Wednesday, September 24, 2008

On the 107th day,.. Jesus finished the kitchen!

See below for the pictures...
Yes, we are finally finished and moved into our kitchen! After a very long summer of feeling like we were camping out, we now have a finished, functional kitchen. It all started May 3, and ended September 22. "Before" pictures are on the left, "After" pictures are on the right.








We wanted to stay as close to historic as possible, though we weren't exactly sure when our kitchen was originally put in. We started the project by (and when I say "we", I mean Jesus and his helper) gutting the walls and floors down to the studs and joists. We found that the window over the sink had originally been a full length window. A neighbor of ours, whose house was built in 1905 said she knew for certain her house was built without plumbing. So, obviously, since ours was built in 1895, it had none either. The floor joists were then sistered to make them level and flat. The original joists and studs were actually in really good shape, they had just warped over time. The wall studs had hardened and cured so much that drywall screws would not go into them. Jesus ended up using metal penetrating screws. We opened up a large space between the two rooms, where the door had once been. We kept the chimney stack, and decided to enclose it again rather than leave the brick exposed. The brickwork was really messy, it was obvious it was originally built to be encased. We used slate tile flooring, soapstone countertops, and oil rubbed bronze for the fixtures and accents. The glass in the transoms above the opening is from the original windows, which we replaced with double hung (non-drafty & functional) windows. The ceiling was still in good shape, so we kept it and installed tin ceiling tiles in the kitchen and coffered beams in the breakfast room. While the flooring in the breakfast room was in pretty good shape, the flooring in the kitchen had been patched and layers of vinyl added. The easiest solution was to use slate in both rooms, but we did keep the wood from the breakfast room to repair other rooms.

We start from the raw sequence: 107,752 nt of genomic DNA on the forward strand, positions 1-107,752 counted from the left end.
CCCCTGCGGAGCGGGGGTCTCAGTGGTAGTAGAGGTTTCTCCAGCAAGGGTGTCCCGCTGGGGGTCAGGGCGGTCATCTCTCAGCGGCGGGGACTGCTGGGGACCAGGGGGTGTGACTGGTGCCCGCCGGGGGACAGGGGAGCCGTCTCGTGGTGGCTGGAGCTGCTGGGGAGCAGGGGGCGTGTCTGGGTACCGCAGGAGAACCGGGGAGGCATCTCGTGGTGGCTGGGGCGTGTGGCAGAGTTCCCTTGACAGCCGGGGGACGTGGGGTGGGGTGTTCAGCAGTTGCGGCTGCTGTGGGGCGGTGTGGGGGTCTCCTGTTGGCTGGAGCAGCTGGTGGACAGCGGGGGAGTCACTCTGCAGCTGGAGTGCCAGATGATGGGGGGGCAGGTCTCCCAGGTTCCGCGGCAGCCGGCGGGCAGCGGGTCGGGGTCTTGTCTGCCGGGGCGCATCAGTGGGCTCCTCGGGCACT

-cara

10 Comments:

Blogger Haley said...

Wow. This looks fantastic! You're making me consider white cabinets again.

7:42 AM  
Blogger Amalie said...

Wow. Just wow. Those cabinets are really to die for.

3:23 PM  
Blogger Tommy said...

OH look at that, (gobble gobble gobble!) So now that you guys have a dishwasher, there is NO excuse for a big pile of dishes in the sink!!! Look forward to seeing it. Maybe moving to Fville, will keep you posted. (will be there this weekend looking at a house) Love you guys!

5:42 PM  
Blogger A. said...

Love, love, love it - though you really had made the most of the previous kitchen too. I bookmarked the last post and may have to borrow a few of your ideas. Congratulations!

1:46 PM  
Blogger ROXY said...

OMG, your kitchen is fabulous!!! I love how you opened it up to the dining room. Very unexpected in a vintage home! See Dave and I are chicken when it comes to major renovations. We are once we start but its just getting started!

2:37 PM  
Blogger Amongst The Oaks said...

I love how you made the kitchen match the Victorian style of the house. Great job. I can sympathise with you; when we did our kitchen we took it down to the studs too, but our house isn't so old so it went a little faster. But it still took us AGES to finish it.

6:43 PM  
Blogger casacaudill said...

oh gosh, i absolutely ADORE what you did with the kitchen. it looks FABULOUS.

11:11 AM  
Blogger Jenny Kerr said...

Very Nice!

6:02 AM  
Blogger Peter said...

What dimension is your kitchen? I love how you designed it.

9:35 AM  
Blogger C&C said...

The kitchen is about 14'x 9', and the breakfast room is about 14'x14'. Well, as best as I can remember anyways!

1:44 PM  

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